Impacts of the Americans with Disabilities Act

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5th Jul 2017 Health Reference this

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Congress weighed the interests of the businesses that would need to update their facilities versus the interests of the people that would be helped and decided that helping Americans with Disabilities would be the fairest thing to do. As verbally expressed by the founding fathers of America “All men are created equal.” Black, white, brown, short, tall, perspicacious, and incoherent, all are engendered equipollently. Therefore every person deserves fair judgement. Unfortunately, it is a profound fact that not everyone is born mundane and capable of task typical for a mundane person, who is liberate from incapacitation. In my opinion, the quote “All men are created equal” accommodates to promote an amicable environment that avails inspirit parity among people and avails to apperceive the kindred attributes rather than the differences that dissevers men. Even so, with this hope, the incapacitated community still struggles for parity. The Americans with disabilities act further goes to destroy those barriers between the community.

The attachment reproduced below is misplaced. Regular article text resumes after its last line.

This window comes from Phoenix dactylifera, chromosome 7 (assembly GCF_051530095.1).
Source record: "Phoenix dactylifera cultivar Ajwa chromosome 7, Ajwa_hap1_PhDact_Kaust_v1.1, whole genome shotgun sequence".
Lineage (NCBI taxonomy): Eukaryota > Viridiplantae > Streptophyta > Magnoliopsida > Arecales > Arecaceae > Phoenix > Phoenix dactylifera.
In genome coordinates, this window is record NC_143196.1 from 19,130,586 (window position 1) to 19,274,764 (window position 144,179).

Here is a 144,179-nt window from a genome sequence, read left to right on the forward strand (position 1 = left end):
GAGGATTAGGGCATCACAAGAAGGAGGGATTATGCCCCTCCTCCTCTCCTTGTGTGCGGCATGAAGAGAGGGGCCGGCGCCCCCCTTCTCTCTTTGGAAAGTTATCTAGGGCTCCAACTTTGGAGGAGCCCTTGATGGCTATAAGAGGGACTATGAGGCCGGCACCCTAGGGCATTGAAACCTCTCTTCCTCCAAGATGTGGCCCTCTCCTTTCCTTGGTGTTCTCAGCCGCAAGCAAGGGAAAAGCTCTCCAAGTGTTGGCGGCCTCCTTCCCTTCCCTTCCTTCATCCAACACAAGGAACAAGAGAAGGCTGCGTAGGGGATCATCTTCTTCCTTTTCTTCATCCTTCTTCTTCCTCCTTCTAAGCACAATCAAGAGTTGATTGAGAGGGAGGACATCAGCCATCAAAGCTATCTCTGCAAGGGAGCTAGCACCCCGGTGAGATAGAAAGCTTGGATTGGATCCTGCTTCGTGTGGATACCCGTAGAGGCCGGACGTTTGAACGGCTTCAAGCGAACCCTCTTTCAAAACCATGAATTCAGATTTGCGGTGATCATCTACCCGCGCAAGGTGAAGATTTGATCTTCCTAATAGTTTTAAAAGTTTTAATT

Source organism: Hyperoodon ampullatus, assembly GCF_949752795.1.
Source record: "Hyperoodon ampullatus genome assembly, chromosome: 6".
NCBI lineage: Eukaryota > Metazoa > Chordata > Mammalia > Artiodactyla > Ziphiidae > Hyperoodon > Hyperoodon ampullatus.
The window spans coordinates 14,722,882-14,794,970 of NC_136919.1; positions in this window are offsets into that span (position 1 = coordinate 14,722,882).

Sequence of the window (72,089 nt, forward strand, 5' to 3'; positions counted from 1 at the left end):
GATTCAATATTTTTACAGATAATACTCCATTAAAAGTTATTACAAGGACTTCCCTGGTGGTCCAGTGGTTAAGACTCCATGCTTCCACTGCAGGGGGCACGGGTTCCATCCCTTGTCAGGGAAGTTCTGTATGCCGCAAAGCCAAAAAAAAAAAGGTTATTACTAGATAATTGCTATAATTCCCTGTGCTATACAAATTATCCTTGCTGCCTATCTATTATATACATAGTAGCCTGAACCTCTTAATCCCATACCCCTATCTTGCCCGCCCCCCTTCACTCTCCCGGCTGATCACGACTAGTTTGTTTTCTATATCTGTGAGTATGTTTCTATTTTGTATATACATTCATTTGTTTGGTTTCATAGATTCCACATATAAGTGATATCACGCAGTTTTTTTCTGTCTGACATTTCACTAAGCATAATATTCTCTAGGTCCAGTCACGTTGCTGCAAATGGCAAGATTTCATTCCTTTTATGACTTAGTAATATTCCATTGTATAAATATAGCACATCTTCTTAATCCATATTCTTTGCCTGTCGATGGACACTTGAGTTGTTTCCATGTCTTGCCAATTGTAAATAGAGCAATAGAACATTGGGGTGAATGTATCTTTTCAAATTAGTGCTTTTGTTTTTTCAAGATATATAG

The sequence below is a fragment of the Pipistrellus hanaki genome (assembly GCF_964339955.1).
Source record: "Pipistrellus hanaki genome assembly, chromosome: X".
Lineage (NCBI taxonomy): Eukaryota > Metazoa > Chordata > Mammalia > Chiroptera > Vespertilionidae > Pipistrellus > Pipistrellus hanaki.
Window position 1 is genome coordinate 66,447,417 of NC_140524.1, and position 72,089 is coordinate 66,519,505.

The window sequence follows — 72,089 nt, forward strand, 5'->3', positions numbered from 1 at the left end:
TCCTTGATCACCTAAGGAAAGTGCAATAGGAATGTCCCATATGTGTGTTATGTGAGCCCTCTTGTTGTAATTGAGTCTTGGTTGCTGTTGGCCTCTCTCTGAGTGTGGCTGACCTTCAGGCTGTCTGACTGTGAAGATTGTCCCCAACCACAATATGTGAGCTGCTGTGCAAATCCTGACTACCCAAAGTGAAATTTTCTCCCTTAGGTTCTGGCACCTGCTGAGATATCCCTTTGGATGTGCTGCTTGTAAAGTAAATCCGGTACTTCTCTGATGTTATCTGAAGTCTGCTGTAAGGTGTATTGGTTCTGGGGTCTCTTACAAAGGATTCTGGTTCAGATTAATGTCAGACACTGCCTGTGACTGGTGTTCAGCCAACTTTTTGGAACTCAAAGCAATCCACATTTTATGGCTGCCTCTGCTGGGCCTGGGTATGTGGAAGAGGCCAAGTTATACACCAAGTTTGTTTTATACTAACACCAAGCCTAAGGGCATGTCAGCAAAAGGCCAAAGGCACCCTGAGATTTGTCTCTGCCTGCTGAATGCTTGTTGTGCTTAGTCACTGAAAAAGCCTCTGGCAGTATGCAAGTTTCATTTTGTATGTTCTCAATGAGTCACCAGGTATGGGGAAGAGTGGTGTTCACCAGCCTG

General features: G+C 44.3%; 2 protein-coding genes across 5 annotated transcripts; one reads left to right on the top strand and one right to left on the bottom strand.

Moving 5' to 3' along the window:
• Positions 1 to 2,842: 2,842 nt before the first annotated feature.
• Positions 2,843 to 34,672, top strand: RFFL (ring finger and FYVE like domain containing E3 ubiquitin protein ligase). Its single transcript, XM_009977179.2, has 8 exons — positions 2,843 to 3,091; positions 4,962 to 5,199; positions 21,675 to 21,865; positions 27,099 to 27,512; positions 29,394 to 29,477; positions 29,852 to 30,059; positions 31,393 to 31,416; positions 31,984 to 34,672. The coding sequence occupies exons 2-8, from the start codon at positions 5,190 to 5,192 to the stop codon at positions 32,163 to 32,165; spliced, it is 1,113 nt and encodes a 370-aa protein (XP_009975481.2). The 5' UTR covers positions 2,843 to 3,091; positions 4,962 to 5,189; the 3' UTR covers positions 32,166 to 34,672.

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If everyone is entitled to all the rights and freedom that is set forth in the Declaration, disabled people should not be robbed of their rights. However, they are still devalued from conducting common tasks which puts them at the bottom of the priority list as an employee and even so as a friend. If everyone is entitled to all the rights and liberation that is set forth in the Declaration, incapacitated people should not be purloined of their rights. However, they are still devalued from conducting mundane tasks which puts them at the bottom of the priority list as an employee and even so as a friend. President George Bush signed the ADA into law that serves and protects people with disabilities. This law prohibits discrimination against the disabled by employers and required commercial establishments, public accommodation, and mass transportation be made accessible to disabled persons. hence the law was signed, new doors opened for the deaf and hard of hearing culture for a better opportunity in gaining equal rights. President Bush appointed four titles to protect deaf and hard of hearing people. In “The ADA and Deaf Culture” by Tucker, B. Title I, prohibits both public and private employers from refusing to hire or promote an individual because of his or her impairment and requires employers to provide reasonable accommodations for applicants or employees who are deaf or hard of hearing (Tucker 28). If a deaf or hard of hearing employee can pass the essential part of the job qualification, he or she is protected by the ADA to be hired. Also, the ADA prohibits employers to discriminate disabled people in means of recruitment, job applications procedures, pay rates, and promotions. The second title, Title II, “Requires all state and local government agencies to make all of their services accessible to individuals with disability” (NAD 22). This ensures people with disability to be able to participate in services, programs, and activities who can meet the essential eligibility requirements. Such places that must make these accommodations are schools, libraries, police and fire department, public hospitals, jails and prisons, motor vehicle departments, parks and recreation programs, food stamp offices, and welfare and social service agencies. Because these places serves to the public they cannot neglect people with disabilities. Title III gives equal access to public accommodations which removes communication and physical barriers to people with disabilities from private businesses, professionals, and nonprofit organizations. These private entities may not discriminate “in the full and equal enjoyment of the goods, services, facilities, privileges, advantages or accommodations of any place of public accommodation by any person who owns, lease, or operates a place of public accommodation” (NAD 28). Such places operated by a private entity of public accommodations are hotels or places of lodging, restaurant or establishment serving food or drink, theater, place of public gathering like convention center, zoo, nursery, bowling alley and more. Title IV requires “telephone companies to provide both local and long distance telecommunications relay services across the nation” (NAD 34). By providing an accessible telephone system, deaf and hard of people are able communicate much easier and would minimize traveling to relay a message. It also “requires all television public services announcements that are produced of funded by the federal government to include closed captioning” (NAD 34). With closed captioning, primary source of news and culture information, as well as emergency broadcast warnings will be accessible to the deaf and hard of hearing people. By appointing these four titles, deaf and hard of hearing are insured of their civil rights and acceptance in society. If American pursues to reach equality for all, people of color, language, and ability should be able to find peace within the differences between themselves.